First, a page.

The United States Senate has voted on a compromise to avert the fiscal cliff (Wikipedia has an excellent brief on the fiscal cliff). The House could soon follow suit on the Senate compromise which is harsher on higher income tax payers than the vote which House Speaker John Boehner avoided before this Senate vote. Boehner had wanted tax increases on those earning more than $ 1 million. The Senate bill raises personal income tax rates on those earning more than $400,000 for single tax payers and $450,000 for married couples while phasing out the Bush tax cuts for all between the incomes of $250,000 and $450,000 and delaying spending cuts.
Taxes have gone up on the top 5% of US income earners whose share of national income has risen since 2002 while staying the same on the bottom 95% whose share of national income has fallen. Bush tax cuts have been fully preserved only for the middle class and allowed to partially or wholly expire for all others. The expiring Bush tax cuts will raise federal revenues by raising taxes in some measure on all incomes above $250,000 permitting the delay in spending cuts. Democrats in Congress have finally won the debate on the Bush tax cuts of 2002-2003.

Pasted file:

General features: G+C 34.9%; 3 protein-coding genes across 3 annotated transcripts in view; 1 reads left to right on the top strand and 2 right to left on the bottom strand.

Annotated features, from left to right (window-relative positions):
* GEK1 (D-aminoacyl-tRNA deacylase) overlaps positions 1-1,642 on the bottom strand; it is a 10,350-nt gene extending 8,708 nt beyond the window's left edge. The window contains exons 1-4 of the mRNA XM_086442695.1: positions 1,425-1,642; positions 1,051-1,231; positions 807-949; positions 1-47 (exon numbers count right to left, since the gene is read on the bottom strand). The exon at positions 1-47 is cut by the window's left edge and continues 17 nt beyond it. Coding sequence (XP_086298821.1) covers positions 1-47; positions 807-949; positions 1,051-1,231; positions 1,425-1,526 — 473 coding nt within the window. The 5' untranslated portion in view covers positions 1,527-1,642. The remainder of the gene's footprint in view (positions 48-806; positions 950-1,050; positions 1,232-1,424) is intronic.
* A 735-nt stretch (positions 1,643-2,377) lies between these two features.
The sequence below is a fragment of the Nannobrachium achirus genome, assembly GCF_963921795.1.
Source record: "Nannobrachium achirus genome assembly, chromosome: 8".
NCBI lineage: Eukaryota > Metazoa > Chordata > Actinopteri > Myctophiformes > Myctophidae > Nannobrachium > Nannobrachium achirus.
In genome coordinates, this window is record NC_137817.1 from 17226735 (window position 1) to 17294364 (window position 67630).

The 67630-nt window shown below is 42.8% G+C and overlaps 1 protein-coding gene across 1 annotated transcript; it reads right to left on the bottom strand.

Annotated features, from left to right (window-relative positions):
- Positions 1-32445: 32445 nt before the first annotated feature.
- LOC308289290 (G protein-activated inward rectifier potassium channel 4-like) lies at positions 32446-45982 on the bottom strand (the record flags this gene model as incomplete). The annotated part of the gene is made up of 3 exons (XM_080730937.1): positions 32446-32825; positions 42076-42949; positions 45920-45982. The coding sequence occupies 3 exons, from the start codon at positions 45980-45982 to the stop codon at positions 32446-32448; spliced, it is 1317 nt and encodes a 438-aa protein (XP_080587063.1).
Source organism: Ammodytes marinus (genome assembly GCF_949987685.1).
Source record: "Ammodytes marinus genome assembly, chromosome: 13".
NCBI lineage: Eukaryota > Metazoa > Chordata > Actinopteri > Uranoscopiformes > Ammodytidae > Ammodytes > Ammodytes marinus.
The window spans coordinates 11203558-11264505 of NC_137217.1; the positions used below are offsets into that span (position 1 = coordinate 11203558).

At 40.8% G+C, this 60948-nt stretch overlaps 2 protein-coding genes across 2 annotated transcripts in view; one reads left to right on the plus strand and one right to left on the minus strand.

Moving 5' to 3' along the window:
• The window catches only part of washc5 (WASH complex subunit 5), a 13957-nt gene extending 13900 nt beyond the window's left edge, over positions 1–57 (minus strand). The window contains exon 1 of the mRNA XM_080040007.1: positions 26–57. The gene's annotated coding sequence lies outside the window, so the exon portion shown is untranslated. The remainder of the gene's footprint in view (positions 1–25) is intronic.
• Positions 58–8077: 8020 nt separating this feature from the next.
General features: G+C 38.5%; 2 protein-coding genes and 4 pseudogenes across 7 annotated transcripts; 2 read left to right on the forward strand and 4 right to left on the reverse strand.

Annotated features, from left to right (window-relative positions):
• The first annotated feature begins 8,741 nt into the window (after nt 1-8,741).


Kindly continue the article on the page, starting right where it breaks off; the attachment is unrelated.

That running chronic budget deficits and accumulating national debt or the “fiscal cliff” will eventually lead to higher taxes, deep spending cuts and higher interest rates is the staple of economics and the crux of the much criticized “Washington Consensus” in the language of international economics at the International Monetary Fund (IMF). In fact, higher taxes, spending cuts and higher interest rates was the standard IMF recommendation to debt-ridden countries. That this policy eventuality could begin to precipitate in 2013 in the United States, a champion of the Washington Consensus since the 1990s, is the irony.
If the policy inevitability of the challenge of reining-in the effects of large budget deficits and national debts or the “fiscal cliff” with higher taxes, deep spending cuts and higher interest rates is routine economic fare, its immediate effects on national economies can be devastating for growth and unemployment. Therefore, averting the fiscal cliff seems like commonsense, at least in the immediate term. However, putting off the fiscal cliff does not mean it will go away. Difficult government budget decisions must be committed to and phased-in over time, beginning now, whether it be Greece or United States of America.
A simple but effective solution to the problem of runaway national spending is to enforce the budget constraint by freezing the federal budget for the next 10 years in today’s nominal dollars and reforming federal spending within that budget constraint.